TOKYO (AP) — Shohei Ono made two of his first three opponents cry when he returned to judo at the Tokyo Olympics after 18 mysterious months away.
These were not small tears, either. Loud, body-shaking sobs emanated from the men who had to walk behind Ono in defeat through the otherwise hushed halls of the Budokan, giving voice to the anguish of extraordinary athletes whose lifetimes of preparation had still left them unequipped to survive four minutes against Japan’s elusive judo superstar.
Turkey’s Bilal Çiloğlu, the world’s No. 9 lightweight, screamed and put his fists to his head after Ono pinned him helplessly to the tatami for an ippon, his wails echoing down the corridors.
Azerbaijan’s Rustam Orujov, second ranked in the world and top-seeded in Tokyo, dried his eyes with his untucked gi after Ono ended the rematch of their gold medal bout in Rio de Janeiro with two waza aris 65 seconds apart.
Ono is the most dominant player on a Japanese judo team that might be the best in Olympic history. His combination of brute ferocity and tactical invention have kept him unbeaten since 2015, even in an Olympic weight class stacked with incredible talents — only one of whom has ever even scored a point against Ono.
The 29-year-old Ono is now a two-time Olympic champion after winning five straight matches at the Budokan, completing his return with a superiority over his peers that only he can boast in the modern sport. Not even two-time Olympic champ Teddy Riner, the massive French heavyweight who went a decade between losses, is as dominant as Ono now.
Ono is also idiosyncratic: He decided not to compete between the start of the coronavirus pandemic and the Olympics, choosing a path to gold that would seem foolish to a judoka without his abilities.
Ono has followed this strategy before: He skipped two straight world championships after Rio, but returned at the Budokan in 2019 to claim his third world title. Ono apparently feels he benefits more from hard training in Japan’s peerless domestic system than on tournament trips to far-flung locations, and his results are unquestionable.
“I was not in a match for a long time, but I decided to be practical,” Ono said through a translator. “I tried to engage in the training. I was not idle. I stayed focused.”
All the months away couldn’t shake the focus of this judoka with two bulbous cauliflower ears shaped by years of being grinded into mats and attached to a head shaped like a paint can and stacked on a thick neck.
Ono looks like a brawler, but his judo is built on speed, strength and a relentless diversity of technique. He also sometimes uses the evocative language of martial arts instruction to voice his goals and aspirations: For instance, he said his goal for these Olympics was “to move from a judoka with overwhelming presence to a judoka with absolute presence. I think I have come closer to that target.”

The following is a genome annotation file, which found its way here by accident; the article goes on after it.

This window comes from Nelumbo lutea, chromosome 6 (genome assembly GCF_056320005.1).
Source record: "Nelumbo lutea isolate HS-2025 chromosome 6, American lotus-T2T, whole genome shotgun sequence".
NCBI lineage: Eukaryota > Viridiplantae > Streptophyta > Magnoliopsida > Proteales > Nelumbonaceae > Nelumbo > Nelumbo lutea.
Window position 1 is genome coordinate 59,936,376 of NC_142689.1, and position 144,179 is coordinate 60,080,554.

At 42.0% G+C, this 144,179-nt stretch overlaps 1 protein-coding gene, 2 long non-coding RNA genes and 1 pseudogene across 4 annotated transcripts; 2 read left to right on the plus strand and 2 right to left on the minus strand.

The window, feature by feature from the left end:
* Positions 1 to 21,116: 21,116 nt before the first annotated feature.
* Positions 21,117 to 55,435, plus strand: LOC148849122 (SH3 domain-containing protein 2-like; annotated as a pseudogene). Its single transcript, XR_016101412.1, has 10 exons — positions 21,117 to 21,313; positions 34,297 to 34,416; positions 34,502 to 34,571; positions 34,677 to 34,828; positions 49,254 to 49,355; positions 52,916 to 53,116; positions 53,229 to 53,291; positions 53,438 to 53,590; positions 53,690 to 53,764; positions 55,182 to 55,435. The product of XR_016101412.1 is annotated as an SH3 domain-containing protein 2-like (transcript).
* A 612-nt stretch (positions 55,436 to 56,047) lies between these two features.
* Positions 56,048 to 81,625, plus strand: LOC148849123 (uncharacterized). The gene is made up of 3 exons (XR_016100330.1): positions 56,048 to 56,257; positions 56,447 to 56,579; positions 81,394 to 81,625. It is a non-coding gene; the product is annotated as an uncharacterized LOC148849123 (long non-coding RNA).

Any notion of rustiness vanished when the same vicious competitor won his opening bouts Monday.
Because Ono hadn’t fought since early 2020, he came into the Olympic draw unseeded and ranked 13th in the world. That meant disaster for Orujov, who likely would have steamrolled into the final if Ono hadn’t been drawn into his quarterfinal.
Ono memorably beat Orujov in the Rio Olympic final and again in the 2019 world championship final. Ono took apart the decorated Azeri champion yet again at the Olympics, finishing him with 49 seconds left.
In the evening, Ono’s two fights were tougher. His gold medal bout was an epic showdown with Georgia’s Lasha Shavdatuashvili, a fearless veteran who secured his third Olympic medal while getting Ono into several dangerous situations.
“I had some fear going into golden score,” Ono admitted.
Ono won when he abruptly executed a sasae tsurikomi ashi — pulling Shavdatuashvili toward him and sweeping his opponent’s foot backward — for the decisive waza ari nearly 5 1/2 minutes into sudden-death golden score.
“I am a little disappointed, of course, but Ono is the best judoka,” Shavdatuashvili said. “He’s so strong, and he never makes mistakes. The best won.”
Ono is not a person who reveals much in public, and he didn’t celebrate his second Olympic gold medal in any visible way on the floor of the venerable Budokan, a sacred place to him since his youth.
Ono put his hand on his heart for the Japanese anthem, but after he accepted his medal from IOC President Thomas Bach, he shrugged it onto his neck and stood expressionless on the podium like he was waiting for a bus.
But inside, Ono was aware of the moment. Before bowing and leaving the tatami, he stared for a long moment at the ceiling of martial arts’ spiritual home.
“I wanted to inscribe every memory into my head,” he said.
Ono’s repeat quest is over, but his games aren’t: He will compete in the first Olympic mixed team event Saturday, joining Japan’s best in another competition to cap what is shaping up to be a dominant exhibition. Japan has won four golds, one silver and one bronze from just the first three days in Tokyo, with eight more weight classes to go.
“I’m already thinking about that team match right now,” Ono said. “I can’t relax. I just want to get a point for Japan.”
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